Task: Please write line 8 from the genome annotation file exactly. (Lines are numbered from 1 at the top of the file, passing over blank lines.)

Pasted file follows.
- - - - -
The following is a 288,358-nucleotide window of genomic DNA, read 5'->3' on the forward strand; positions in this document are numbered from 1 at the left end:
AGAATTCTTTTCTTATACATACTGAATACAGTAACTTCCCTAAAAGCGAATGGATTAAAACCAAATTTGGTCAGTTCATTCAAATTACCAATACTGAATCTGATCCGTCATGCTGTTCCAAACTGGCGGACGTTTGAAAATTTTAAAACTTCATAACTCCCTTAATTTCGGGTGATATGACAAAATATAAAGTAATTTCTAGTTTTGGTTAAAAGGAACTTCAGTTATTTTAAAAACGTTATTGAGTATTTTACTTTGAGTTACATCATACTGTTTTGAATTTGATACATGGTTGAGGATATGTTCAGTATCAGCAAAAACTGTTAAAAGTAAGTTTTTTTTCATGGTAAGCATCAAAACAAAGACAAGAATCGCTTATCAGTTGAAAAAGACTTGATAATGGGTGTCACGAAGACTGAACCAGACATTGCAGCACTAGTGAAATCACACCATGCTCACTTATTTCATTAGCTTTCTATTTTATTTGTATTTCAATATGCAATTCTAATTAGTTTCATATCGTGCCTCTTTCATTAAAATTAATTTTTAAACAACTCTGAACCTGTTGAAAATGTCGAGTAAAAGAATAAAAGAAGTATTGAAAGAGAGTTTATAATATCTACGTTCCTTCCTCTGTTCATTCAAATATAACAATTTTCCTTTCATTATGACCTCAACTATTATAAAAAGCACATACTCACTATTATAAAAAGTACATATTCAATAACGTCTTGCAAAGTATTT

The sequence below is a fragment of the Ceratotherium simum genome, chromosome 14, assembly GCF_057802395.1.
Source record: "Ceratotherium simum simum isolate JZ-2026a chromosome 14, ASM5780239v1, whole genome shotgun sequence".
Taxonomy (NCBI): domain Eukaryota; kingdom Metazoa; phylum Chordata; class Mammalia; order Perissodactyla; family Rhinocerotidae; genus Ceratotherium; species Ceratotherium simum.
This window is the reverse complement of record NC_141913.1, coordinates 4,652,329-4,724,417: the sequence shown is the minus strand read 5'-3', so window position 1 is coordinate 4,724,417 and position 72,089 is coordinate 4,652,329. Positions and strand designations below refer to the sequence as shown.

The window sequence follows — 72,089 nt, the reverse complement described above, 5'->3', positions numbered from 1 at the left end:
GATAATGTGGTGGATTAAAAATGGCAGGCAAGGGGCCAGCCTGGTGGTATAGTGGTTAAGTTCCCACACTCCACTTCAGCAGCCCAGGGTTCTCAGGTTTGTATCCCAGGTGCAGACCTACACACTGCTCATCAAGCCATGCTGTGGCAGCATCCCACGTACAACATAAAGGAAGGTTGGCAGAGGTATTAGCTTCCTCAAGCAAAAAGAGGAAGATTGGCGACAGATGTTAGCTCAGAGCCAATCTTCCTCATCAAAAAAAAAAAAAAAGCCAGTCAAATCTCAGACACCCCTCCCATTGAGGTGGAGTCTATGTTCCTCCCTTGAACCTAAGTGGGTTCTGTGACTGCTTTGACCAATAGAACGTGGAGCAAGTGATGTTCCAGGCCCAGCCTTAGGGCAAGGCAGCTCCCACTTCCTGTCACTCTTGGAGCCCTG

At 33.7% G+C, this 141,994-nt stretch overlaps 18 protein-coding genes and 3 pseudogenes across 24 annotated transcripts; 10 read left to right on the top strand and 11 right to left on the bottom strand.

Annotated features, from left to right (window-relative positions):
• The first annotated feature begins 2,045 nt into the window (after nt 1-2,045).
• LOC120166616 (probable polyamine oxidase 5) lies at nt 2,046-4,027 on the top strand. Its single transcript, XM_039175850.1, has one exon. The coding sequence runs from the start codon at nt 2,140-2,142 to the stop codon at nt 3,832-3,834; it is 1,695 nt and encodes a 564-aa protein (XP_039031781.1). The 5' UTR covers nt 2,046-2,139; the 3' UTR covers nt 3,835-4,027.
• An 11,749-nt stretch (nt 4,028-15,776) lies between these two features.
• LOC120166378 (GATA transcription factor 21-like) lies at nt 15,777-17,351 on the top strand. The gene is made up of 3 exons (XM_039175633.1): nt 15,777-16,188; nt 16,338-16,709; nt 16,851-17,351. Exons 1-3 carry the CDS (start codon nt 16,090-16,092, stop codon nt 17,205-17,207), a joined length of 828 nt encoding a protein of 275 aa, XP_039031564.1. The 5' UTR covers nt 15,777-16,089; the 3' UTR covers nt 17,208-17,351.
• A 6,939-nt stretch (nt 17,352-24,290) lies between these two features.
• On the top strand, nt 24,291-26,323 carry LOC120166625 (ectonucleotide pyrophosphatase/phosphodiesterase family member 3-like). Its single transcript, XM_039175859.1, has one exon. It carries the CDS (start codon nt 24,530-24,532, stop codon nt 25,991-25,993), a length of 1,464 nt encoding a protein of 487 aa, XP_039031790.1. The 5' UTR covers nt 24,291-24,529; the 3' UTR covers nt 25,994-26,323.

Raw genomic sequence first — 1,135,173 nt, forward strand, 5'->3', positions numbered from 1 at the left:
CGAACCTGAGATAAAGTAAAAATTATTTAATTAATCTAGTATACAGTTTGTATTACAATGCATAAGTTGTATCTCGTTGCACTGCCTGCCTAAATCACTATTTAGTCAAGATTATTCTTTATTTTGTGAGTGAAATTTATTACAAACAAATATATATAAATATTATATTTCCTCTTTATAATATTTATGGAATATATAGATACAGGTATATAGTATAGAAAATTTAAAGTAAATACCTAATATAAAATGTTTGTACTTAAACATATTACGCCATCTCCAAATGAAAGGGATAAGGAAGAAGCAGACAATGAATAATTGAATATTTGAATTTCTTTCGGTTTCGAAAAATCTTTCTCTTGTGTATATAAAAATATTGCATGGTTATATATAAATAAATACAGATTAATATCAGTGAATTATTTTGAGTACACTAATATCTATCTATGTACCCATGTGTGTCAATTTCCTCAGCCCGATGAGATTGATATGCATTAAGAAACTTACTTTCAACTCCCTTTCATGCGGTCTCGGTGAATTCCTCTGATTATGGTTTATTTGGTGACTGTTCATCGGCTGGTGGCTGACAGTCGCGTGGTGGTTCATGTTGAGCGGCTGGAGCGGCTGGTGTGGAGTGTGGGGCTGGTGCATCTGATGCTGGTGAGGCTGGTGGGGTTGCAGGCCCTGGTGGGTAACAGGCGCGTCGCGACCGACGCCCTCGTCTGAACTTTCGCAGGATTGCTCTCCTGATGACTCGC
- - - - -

GATAATGTGGTGGATTAAAAATGGCAGGCAAGGGGCCAGCCTGGTGGTATAGTGGTTAAGTTCCCACACTCCACTTCAGCAGCCCAGGGTTCTCAGGTTTGTATCCCAGGTGCAGACCTACACACTGCTCATCAAGCCATGCTGTGGCAGCATCCCACGTACAACATAAAGGAAGGTTGGCAGAGGTATTAGCTTCCTCAAGCAAAAAGAGGAAGATTGGCGACAGATGTTAGCTCAGAGCCAATCTTCCTCATCAAAAAAAAAAAAAAAGCCAGTCAAATCTCAGACACCCCTCCCATTGAGGTGGAGTCTATGTTCCTCCCTTGAACCTAAGTGGGTTCTGTGACTGCTTTGACCAATAGAACGTGGAGCAAGTGATGTTCCAGGCCCAGCCTTAGGGCAAGGCAGCTCCCACTTCCTGTCACTCTTGGAGCCCTG